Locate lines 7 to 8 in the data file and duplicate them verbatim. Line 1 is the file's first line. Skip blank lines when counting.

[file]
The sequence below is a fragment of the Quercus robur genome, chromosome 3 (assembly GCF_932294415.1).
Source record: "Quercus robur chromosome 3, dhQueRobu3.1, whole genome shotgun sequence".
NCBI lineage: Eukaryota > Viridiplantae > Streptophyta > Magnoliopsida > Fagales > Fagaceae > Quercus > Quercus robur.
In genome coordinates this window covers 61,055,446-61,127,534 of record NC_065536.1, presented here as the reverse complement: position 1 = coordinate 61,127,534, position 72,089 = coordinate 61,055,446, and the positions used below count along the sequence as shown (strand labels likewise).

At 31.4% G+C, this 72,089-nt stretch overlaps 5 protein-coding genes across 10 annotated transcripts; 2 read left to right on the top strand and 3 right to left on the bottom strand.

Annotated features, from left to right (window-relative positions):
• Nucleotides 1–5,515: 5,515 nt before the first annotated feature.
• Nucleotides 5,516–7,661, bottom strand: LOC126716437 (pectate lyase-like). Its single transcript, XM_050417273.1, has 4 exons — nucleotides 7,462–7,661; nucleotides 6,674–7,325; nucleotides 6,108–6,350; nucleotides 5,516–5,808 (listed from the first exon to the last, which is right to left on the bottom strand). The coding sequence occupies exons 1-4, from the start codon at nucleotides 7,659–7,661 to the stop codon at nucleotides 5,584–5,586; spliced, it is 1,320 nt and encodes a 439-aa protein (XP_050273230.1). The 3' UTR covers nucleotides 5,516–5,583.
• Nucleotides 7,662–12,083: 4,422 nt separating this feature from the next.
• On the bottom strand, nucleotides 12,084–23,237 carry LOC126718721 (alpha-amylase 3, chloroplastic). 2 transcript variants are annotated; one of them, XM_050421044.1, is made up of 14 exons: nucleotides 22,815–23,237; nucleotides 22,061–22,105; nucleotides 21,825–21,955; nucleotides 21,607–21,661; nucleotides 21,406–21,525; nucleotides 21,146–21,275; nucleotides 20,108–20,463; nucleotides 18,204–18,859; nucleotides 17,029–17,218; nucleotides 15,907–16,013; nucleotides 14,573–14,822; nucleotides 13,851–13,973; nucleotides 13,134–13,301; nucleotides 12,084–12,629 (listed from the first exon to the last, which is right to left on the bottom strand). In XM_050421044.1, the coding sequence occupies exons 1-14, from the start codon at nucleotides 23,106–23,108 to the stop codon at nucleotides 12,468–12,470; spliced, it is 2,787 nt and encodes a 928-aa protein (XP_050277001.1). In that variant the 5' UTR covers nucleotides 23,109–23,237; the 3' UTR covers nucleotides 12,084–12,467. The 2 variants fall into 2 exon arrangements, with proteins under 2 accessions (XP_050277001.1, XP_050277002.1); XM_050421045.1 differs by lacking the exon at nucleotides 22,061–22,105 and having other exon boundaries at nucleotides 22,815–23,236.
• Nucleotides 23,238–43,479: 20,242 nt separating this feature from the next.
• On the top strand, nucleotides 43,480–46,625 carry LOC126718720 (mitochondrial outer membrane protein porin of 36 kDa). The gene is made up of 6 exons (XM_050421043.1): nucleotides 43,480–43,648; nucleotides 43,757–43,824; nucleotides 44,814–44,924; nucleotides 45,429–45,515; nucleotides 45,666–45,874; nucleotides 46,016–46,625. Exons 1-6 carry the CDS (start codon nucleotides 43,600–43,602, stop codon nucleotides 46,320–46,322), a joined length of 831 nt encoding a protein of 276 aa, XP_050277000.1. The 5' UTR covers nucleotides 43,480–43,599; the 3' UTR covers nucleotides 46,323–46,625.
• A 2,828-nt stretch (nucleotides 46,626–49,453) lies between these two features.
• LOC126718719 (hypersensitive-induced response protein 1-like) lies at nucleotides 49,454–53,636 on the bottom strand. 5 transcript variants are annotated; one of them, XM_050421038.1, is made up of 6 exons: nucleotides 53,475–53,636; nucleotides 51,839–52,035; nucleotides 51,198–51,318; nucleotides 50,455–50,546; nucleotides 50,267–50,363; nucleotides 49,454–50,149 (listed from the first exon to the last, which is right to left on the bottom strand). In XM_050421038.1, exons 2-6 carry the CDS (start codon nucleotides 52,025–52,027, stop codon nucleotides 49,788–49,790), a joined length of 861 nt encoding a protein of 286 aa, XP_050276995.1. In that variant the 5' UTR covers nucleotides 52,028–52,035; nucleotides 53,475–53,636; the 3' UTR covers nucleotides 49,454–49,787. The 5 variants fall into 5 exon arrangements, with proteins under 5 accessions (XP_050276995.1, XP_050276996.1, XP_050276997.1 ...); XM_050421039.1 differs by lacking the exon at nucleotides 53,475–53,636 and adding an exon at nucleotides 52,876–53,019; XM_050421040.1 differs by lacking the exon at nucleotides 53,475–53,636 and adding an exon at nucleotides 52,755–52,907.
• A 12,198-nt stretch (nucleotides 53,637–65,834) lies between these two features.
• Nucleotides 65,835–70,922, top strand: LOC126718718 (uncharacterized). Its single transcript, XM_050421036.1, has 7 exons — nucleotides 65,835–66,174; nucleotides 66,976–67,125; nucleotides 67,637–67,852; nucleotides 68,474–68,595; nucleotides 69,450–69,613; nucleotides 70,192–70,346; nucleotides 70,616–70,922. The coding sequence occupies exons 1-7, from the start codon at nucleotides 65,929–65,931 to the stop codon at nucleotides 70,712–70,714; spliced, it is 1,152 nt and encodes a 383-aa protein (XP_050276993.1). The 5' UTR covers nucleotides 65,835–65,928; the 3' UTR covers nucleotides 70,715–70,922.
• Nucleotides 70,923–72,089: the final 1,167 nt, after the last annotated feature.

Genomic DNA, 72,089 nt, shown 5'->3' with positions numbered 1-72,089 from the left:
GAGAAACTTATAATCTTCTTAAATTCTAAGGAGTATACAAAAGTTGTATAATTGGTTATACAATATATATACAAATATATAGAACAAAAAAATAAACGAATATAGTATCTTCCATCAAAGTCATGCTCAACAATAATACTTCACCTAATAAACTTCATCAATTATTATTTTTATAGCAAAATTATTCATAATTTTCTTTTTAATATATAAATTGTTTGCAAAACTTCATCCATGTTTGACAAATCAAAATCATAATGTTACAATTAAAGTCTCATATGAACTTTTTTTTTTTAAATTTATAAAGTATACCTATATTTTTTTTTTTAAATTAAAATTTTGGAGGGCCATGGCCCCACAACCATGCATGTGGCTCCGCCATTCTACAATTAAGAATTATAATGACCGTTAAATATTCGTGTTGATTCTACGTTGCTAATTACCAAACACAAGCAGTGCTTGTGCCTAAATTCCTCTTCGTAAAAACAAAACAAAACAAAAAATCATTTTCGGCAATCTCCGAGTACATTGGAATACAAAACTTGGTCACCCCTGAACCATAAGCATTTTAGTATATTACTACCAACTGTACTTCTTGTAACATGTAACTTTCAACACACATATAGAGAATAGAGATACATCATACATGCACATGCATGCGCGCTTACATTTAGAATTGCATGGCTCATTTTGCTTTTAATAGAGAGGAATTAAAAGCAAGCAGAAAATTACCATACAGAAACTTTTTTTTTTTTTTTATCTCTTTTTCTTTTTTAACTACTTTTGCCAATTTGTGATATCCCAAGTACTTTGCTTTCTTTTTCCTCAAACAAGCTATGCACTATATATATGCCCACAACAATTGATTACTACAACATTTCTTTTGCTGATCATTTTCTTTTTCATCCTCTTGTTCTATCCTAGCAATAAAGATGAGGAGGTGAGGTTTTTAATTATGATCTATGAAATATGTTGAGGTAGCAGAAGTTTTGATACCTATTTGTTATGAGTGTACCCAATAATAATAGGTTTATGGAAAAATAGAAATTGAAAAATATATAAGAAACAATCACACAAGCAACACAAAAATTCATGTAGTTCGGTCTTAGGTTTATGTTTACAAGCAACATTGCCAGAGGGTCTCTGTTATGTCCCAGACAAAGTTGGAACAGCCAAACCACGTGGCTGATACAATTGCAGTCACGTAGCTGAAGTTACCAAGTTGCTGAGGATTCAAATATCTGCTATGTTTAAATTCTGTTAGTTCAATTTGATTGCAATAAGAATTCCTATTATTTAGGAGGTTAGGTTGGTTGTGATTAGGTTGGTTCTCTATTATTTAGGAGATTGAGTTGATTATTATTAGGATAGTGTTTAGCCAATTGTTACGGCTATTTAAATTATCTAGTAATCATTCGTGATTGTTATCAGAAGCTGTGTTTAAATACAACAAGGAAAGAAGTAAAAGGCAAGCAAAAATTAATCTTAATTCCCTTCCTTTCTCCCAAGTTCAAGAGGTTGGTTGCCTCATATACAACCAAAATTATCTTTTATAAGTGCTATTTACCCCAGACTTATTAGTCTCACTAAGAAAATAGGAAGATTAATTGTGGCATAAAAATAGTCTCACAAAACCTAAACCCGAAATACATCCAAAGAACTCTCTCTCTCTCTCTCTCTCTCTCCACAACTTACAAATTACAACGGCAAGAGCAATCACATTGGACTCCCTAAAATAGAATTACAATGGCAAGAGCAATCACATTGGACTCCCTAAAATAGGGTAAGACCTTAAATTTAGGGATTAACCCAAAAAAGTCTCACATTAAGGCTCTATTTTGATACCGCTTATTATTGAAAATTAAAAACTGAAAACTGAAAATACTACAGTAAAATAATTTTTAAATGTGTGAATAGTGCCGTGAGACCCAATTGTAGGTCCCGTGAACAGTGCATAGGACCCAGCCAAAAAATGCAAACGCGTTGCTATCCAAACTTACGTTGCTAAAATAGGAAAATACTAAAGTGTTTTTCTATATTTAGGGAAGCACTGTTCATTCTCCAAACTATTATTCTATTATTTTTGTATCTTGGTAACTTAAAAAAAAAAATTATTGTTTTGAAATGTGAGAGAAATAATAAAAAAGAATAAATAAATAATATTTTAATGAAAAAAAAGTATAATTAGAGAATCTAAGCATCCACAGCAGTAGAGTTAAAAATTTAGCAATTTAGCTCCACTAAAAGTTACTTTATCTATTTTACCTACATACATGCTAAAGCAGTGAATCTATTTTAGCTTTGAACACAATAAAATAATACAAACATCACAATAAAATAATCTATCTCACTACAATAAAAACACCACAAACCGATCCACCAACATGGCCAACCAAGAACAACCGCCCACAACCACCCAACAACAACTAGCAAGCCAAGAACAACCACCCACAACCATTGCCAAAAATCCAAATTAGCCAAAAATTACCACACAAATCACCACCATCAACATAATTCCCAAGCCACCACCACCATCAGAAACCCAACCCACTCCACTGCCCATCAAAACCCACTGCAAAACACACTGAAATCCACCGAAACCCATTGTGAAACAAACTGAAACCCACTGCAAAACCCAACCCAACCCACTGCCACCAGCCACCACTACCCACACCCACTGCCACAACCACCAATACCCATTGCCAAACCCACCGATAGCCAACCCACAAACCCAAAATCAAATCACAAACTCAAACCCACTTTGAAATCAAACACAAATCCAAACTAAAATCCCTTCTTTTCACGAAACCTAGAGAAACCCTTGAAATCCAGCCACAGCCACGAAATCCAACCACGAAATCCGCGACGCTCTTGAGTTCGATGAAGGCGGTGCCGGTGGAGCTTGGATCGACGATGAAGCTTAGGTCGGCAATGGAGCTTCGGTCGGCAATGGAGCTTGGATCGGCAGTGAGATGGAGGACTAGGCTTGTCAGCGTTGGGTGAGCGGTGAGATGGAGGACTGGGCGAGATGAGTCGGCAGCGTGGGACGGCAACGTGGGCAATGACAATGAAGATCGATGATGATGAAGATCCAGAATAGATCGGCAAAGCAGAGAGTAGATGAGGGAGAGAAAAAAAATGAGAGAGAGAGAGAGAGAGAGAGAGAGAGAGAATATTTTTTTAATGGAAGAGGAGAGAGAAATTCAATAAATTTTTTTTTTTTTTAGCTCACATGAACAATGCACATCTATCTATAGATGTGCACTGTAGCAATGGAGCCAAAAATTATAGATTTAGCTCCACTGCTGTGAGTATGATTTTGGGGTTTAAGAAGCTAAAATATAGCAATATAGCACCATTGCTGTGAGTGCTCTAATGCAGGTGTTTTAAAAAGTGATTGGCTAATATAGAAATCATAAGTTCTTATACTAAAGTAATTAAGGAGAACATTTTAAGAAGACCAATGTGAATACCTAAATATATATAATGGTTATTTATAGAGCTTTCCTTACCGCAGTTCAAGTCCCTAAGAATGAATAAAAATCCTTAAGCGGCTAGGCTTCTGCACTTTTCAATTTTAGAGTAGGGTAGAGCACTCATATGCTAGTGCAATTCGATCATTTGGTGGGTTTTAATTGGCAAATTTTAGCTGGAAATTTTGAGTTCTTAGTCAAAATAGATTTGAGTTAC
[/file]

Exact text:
• Nucleotides 1–5,515: 5,515 nt before the first annotated feature.
• Nucleotides 5,516–7,661, bottom strand: LOC126716437 (pectate lyase-like). Its single transcript, XM_050417273.1, has 4 exons — nucleotides 7,462–7,661; nucleotides 6,674–7,325; nucleotides 6,108–6,350; nucleotides 5,516–5,808 (listed from the first exon to the last, which is right to left on the bottom strand). The coding sequence occupies exons 1-4, from the start codon at nucleotides 7,659–7,661 to the stop codon at nucleotides 5,584–5,586; spliced, it is 1,320 nt and encodes a 439-aa protein (XP_050273230.1). The 3' UTR covers nucleotides 5,516–5,583.